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INHS Bulletin vol.27:4PDF


Title:Food Habits of Migratory Ducks in Illinois
Author(s):Anderson, Harry George
Food Habits
Abstract:TWENTY-FIVE years ago the waterfowl population of North America had dropped to such a low point that management of this resource became an important concern of both state and federal wildlife agencies. As a basis for an effective, long-time program of management for the waterfowl of the Mississippi Flyway, detailed information about the diet of ducks that migrate through Illinois was considered essential. More than 30 years of drainage, siltation, and pollution had materially reduced the extent and quality of the Illinois feeding grounds that waterfowl had used for centuries. Fortunately for some species of ducks, in the 1930's, mechanical corn pickers came into widespread use in the state. Mechanical picking left more waste corn in the fields and made it more easily available than did picking by hand. Mallards and black ducks were quick to take advantage of the new food supply. Previous to 1938, only a small amount of research had been done on the food habits of ducks using Illinois as a stopover on their migration flights. An analysis of the contents of 185 duck gizzards collected in Illinois had been made by Martin & Uhler (1939:5), and a study of the contents of 79 duck gizzards collected from the Starved Rock Pool near Ottawa and the Duck Island area near Banner, Illinois, had been made by Bellrose (1938). The need for more data on the food habits of waterfowl in Illinois resulted in the investigation herein reported.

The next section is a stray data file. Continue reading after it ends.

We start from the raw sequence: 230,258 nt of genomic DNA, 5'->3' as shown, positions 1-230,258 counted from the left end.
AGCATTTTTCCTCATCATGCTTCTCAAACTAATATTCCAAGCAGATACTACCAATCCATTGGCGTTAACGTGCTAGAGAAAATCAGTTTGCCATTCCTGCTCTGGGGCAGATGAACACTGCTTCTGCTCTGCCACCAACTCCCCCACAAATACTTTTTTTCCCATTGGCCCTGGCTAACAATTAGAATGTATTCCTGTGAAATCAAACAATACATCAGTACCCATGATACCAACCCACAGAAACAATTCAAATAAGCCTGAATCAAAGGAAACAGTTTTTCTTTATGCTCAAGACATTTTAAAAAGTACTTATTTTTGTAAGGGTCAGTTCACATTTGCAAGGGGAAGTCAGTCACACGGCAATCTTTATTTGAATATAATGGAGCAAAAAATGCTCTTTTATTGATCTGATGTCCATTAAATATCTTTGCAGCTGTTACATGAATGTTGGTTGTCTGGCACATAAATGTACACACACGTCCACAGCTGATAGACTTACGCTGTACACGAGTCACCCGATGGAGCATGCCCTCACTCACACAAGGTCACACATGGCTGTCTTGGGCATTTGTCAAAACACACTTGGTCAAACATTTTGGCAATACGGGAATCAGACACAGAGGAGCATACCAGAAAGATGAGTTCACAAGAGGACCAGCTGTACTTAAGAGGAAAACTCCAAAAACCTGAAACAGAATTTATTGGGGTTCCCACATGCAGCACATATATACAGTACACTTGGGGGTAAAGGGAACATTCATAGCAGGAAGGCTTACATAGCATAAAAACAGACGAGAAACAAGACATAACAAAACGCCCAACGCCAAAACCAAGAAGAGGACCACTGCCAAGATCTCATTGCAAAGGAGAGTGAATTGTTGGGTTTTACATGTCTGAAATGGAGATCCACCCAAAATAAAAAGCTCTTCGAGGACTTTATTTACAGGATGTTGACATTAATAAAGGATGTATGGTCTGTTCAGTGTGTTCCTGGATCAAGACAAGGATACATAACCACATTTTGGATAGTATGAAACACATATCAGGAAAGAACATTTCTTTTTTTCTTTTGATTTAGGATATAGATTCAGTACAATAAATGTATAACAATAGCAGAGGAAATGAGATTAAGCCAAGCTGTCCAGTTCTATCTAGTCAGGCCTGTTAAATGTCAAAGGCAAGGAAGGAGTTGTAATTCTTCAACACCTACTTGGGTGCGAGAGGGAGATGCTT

Issue Date:1959-08
Publisher:Champaign : Illinois Natural History Survey
Series/Report:Illinois Natural History Survey Bulletin; v. 027, no. 04
Publication Status:published or submitted for publication
Peer Reviewed:is peer reviewed
Rights Information:Copyright 2009 University of Illinois Board of Trustees. All rights reserved.
Date Available in IDEALS:2013-05-24

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